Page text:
Photo by Megan Pacer/Peninsula Clarion Burnt debris litters the ground where a house used to stand on Lilac Lane on Monday, Jan. 25, 2016 in Kenai, Alaska. Gas explosions and fires took out four homes on the block following a 7.1 magnitude earthquake that hit the Lower Cook Inlet early Sunday morning.

Photo by Megan Pacer/Peninsula Clarion Burnt debris litters the ground where a house used to stand on Lilac Lane on Monday, Jan. 25, 2016 in Kenai, Alaska. Gas explosions and fires took out four homes on the block following a 7.1 magnitude earthquake that hit the Lower Cook Inlet early Sunday morning.

Heat, power, residents return after quake

Nearly all residents evacuated from the Lilac Lane area after Sunday’s earthquake have returned home.

The 7.1 magnitude tremor caused two gas explosions that burnt four houses to the ground in Kenai, among other damages. Those who lived along Lilac Lane, Cook Inlet View Drive and Wells Way were taken to the Alaska Army National Guard Armory in Kenai for shelter until it was safe to return to the area.

By Monday morning, most of the residents made it back to their homes, said Kenai Fire Chief Jeff Tucker.

“At this point in time the area is open,” he said. “Right now it’s kind of wrapped up. We had some crews out there this morning but we’re pulling everyone back to the station.”

Only about a dozen residents had yet to make it back to their homes on Sunday night, Tucker said, because they had yet to get in touch with Enstar Natural Gas Co., which needs to inspect every home before restoring gas service.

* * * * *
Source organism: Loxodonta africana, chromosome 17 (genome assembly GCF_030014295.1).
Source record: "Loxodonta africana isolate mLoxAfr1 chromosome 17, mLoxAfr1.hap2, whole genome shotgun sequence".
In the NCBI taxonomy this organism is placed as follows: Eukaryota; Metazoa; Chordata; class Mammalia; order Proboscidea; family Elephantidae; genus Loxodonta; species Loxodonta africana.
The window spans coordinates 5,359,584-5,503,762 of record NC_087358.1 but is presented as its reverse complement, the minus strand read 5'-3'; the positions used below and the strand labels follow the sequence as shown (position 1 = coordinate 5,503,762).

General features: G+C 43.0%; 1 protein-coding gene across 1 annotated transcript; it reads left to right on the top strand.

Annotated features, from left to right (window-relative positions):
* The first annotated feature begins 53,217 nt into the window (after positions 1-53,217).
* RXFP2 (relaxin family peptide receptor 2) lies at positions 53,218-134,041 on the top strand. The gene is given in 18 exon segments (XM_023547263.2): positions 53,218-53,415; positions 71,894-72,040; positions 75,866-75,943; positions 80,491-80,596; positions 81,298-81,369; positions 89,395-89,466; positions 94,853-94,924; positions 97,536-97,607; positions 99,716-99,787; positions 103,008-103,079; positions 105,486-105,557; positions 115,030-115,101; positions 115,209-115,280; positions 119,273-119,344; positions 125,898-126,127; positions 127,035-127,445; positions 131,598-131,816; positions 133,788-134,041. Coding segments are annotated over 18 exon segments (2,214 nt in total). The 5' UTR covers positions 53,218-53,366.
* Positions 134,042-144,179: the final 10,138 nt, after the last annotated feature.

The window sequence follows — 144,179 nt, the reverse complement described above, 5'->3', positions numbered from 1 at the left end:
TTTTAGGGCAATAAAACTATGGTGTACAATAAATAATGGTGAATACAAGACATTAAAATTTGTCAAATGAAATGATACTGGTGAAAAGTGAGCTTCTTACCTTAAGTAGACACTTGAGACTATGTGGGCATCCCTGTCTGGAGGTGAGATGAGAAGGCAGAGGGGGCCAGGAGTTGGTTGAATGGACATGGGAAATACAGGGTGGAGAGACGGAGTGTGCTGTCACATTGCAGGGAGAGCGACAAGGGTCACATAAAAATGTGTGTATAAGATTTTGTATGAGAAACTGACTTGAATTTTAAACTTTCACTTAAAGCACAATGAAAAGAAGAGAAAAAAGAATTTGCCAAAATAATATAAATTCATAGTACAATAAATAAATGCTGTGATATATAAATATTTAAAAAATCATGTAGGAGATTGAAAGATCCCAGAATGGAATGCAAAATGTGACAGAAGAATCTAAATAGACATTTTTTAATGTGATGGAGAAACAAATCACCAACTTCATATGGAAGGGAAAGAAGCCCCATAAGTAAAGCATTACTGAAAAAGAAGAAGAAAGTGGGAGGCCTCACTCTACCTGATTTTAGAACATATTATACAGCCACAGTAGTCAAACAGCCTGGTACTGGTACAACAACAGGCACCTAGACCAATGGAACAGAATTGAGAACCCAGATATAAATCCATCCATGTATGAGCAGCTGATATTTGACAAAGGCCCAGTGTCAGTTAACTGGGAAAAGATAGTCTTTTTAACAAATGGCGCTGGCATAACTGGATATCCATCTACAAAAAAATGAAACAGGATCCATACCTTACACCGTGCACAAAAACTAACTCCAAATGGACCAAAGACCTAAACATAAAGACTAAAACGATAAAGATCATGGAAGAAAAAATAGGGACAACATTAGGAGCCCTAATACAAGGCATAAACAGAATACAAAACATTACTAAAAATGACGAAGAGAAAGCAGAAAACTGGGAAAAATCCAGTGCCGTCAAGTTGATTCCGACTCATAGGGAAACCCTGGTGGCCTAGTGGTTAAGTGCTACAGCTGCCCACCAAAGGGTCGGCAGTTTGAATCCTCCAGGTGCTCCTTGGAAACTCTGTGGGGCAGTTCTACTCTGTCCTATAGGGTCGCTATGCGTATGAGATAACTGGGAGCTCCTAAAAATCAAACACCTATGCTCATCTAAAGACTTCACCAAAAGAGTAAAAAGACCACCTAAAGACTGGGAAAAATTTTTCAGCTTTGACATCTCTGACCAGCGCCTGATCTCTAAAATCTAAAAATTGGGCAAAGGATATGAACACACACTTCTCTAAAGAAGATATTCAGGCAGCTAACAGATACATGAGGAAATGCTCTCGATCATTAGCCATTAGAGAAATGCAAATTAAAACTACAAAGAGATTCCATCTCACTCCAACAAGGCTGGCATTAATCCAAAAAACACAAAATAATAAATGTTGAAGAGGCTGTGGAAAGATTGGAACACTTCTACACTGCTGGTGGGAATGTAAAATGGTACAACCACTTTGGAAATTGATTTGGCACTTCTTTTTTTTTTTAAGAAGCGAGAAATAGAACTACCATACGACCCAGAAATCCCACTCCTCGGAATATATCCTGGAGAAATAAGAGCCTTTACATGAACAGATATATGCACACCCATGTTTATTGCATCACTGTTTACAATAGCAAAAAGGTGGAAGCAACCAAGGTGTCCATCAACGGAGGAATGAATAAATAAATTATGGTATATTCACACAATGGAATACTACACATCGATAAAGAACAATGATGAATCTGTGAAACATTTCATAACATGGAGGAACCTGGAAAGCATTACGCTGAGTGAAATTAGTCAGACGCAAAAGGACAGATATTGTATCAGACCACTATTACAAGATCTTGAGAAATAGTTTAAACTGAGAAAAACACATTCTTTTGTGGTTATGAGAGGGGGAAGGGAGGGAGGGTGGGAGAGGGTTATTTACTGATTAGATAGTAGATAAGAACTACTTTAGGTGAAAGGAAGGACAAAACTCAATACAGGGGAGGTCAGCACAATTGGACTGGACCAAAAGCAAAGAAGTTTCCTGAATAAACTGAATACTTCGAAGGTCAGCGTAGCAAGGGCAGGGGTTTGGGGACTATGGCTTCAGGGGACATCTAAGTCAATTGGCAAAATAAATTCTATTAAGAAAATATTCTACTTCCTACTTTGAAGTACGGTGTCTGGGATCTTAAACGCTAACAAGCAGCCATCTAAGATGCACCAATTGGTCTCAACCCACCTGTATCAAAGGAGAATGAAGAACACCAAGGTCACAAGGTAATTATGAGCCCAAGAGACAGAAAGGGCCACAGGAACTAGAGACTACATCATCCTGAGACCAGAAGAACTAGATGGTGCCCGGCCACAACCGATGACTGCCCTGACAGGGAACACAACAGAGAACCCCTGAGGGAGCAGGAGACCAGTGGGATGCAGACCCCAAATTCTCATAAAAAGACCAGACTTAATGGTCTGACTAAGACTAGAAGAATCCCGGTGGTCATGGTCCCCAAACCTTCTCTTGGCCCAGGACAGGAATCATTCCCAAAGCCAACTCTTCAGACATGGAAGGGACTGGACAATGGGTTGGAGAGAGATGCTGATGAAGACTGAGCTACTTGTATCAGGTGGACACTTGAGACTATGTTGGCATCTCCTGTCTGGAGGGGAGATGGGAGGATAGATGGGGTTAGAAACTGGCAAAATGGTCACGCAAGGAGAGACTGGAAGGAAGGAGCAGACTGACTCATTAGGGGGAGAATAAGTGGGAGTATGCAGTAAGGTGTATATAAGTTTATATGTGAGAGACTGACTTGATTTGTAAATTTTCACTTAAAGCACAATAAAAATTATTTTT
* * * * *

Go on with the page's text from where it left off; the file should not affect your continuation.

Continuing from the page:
Lindsay Hobson, communications manager for Enstar, said work on restoring heat to the area is almost finished.

“As of this morning, our system has been re-energized and we have restored service to 16 of the 24 homes in the Lilac Lane area,” she said.

Those last eight homes are pending due to Enstar organizing access to the buildings with the people who live there, Hobson said.

In turn, Homer Electric Association is waiting to get the all-clear from Enstar to restore service to the last of its meters in the area, said Director of Member Relations Joe Gallagher.

“We got most everybody in the Lilac Lane area back on last night, but as of today there are five meters … that are being disconnected because of fire damage,” he said. “Service will be discontinued until further notice.”

Families proved to be very helpful to Kenai Fire by cooperating and realizing the gravity of the situation, Tucker said.

“The biggest thing is, we’re very appreciative of the folks who live in the area as far as the evacuations,” he said.

Members of the American Red Cross of Alaska arrived at the Alaska Army National Guard Armory in Kenai from the Mat-Su Valley on Sunday afternoon to take over control of the temporary shelter set up by the armory and the Kenai Peninsula Borough Office of Emergency Management.

Site Director and Disaster Program Manager for the Southcentral region Shiloh Powell said the Red Cross closed the shelter at 1 p.m. on Monday. Those who were temporarily evacuated or displaced are getting their needs met, she said. Of the four families whose houses were lost, two had homeowners’ insurance and the other two have been working on long-term housing solutions with the Red Cross, Powell said.

“We are asking people who want to donate to bring any material donations to the Salvation Army,” she said.

Powell suggested people who want to donate items contact the Salvation Army ahead of time.

“What we’ve seen in these types of disasters is such gracious community support that people become overloaded with material donations and it becomes an issue of being able to manage them,” she said.

People who want to donate food can bring it to the Kenai Peninsula Food Bank, and Powell suggested reaching out to the Kenai Fire Department or Enstar to see if their employees need any meals.